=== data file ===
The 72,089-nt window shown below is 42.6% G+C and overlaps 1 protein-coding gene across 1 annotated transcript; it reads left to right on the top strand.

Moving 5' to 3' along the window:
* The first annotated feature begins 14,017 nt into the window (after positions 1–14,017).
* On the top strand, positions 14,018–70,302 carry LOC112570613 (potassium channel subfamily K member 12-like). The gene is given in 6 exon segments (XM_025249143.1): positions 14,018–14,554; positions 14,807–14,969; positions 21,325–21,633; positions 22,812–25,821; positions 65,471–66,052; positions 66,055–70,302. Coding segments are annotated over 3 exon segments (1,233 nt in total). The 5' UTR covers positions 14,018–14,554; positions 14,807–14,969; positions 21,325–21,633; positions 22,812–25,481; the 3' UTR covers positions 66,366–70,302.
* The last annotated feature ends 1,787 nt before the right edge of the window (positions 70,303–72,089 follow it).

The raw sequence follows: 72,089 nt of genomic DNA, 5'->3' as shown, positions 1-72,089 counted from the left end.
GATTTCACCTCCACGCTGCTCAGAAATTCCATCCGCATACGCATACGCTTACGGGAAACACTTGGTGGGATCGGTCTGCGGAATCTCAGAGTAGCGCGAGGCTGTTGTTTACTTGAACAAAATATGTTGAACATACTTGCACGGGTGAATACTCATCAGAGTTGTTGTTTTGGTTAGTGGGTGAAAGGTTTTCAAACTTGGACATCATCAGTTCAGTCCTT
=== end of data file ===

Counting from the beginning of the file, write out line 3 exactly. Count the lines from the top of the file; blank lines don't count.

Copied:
* The first annotated feature begins 14,017 nt into the window (after positions 1–14,017).